With thoughts of mortality weighing heavily on our minds, we set out to the launch of the Artspool exhibition on Friday evening more out of a sense of duty than anything else. I wasn't expecting more than one or two of my pictures to have been hung and had no idea what to expect from the other exhibitors. However, as we approached what looks like an ordinary house and walked through the passageway into the studio space beyond, our spirits were lifted by the wonderful light airy space which greeted us. One whole wall was devoted entirely to my photos and more were scattered through the rest of the building, amongst an eclectic range of artwork including ceramics, glass, fashion, jewelry, paintings, sculpture, textiles and mixed media by 14 other artists. It was great!
The icing on the cake was bumping into two people we hadn't seen for what must be approaching ten years; the last time we had met was at a performance in the basement cafe at the Museum of Modern Art (or Modern Art Oxford as it is now called). Although almost all our friends know about Steve's mesothelioma, from time to time we bump into someone from the distant past that we have lost contact with and are then faced with the dilemma of what to say in response to the question "How are you?" I let Steve take the lead on that....He kept it light, alluding to some major changes in the last few years, but not going into detail other than to say that things are good and we are enjoying life, which is the truth but not the whole truth.....
We found ourselves in a similar position again yesterday evening, at a party to celebrate the return of Emily and Nick who have been traveling in the far east for a year. But this time the conversation with a complete stranger who had no idea about Steve's condition went on longer and deeper, fueled no doubt by generous helpings of alcohol. When it turned to future plans, Steve explained that because of the unpredictable nature of mesothelioma we now tend to live our lives three months at a time, rarely making firm commitments beyond the next hospital assessment. The person we were talking to had recent experience of loosing a parent to cancer so knew exactly where we were coming from and the conversation flowed naturally, without embarrassment, before moving on to other things into the wee small hours. We stumbled home at 2 am this morning, so glad that the world didn't come to an end as predicted!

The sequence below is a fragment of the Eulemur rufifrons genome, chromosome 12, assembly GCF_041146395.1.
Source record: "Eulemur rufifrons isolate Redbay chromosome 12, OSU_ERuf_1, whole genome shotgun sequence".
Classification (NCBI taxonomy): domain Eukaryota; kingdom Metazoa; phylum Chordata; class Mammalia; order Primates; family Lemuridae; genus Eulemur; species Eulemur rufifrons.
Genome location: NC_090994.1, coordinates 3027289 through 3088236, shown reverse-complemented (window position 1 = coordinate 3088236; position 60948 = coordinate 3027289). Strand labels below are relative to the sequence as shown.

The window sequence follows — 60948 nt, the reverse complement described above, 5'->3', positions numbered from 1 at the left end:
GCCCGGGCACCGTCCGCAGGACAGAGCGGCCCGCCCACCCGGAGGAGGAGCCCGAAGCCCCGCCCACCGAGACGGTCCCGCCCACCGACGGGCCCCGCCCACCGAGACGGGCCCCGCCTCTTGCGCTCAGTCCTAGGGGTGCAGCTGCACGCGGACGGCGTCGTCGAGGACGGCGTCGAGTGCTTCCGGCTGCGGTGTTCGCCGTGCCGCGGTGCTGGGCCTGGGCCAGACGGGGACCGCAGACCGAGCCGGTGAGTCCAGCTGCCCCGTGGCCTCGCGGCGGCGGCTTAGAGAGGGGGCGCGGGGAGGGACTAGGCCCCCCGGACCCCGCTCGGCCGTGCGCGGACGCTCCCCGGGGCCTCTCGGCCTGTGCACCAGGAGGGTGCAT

So here we are today, a little bleary-eyed, but otherwise still enjoying life against all the odds, some 23 months and 6 days after Steve's diagnosis. The next hospital assessment is on 16 June - exactly two years post-diagnosis. No doubt the tension will rise as the date approaches, but this time we will have a distraction in the form of our photographic assessments in Bath to see if the Royal Photographic Society thinks our work is of a standard worthy of an Associate distinction. There are other things happening between then and now - a funeral, the next section of long distance walk and another exhibition opening - more of those in a future blog.
I want to finish today's blog with a dragon fly. If you have ever visited Debbie Brewer's website Mesothelioma and Me, you will know that the dragon fly is very special to Debbie. And any meso warrior will tell you that Debbie is a very special lady; even though she has her own battles to fight, she is always there for others. After a long period of stability, her mesothelioma is on the move. She is encouraging her tumour, Theo, to take another long vacation by getting treatment in Germany which has been so successful for her in the past. The chemo itself isn't novel, but the way it is delivered is. Chemoembolization is a procedure in which anti-cancer drugs are administered directly to a tumour through its feeding blood supply, which is then blocked so that the drugs do not get into the wider system but are effectively trapped in the tumour area. This allows a higher concentration of drugs to be in contact with the tumour for a longer period of time. Although this approach is used in the UK to treat liver cancer, it is not yet available for mesothelioma. Those who want to see if it will work for them must self-fund the trip to Frankfurt and the cost of treatment. Which brings me back to the dragon fly.
Debbie's daughter Siobhan has designed and produced dragon fly button badges which she is selling for £1 each to raise funds for Debbie's treatment. You can buy these buttons by following the link on Debbie's wesite (link on the right under We Are Not Alone ) You can track fundraising progress on "...and don't come back!" the blog for Theo's holiday fund (link on the right under Fundraising). Please visit and buy a button or two!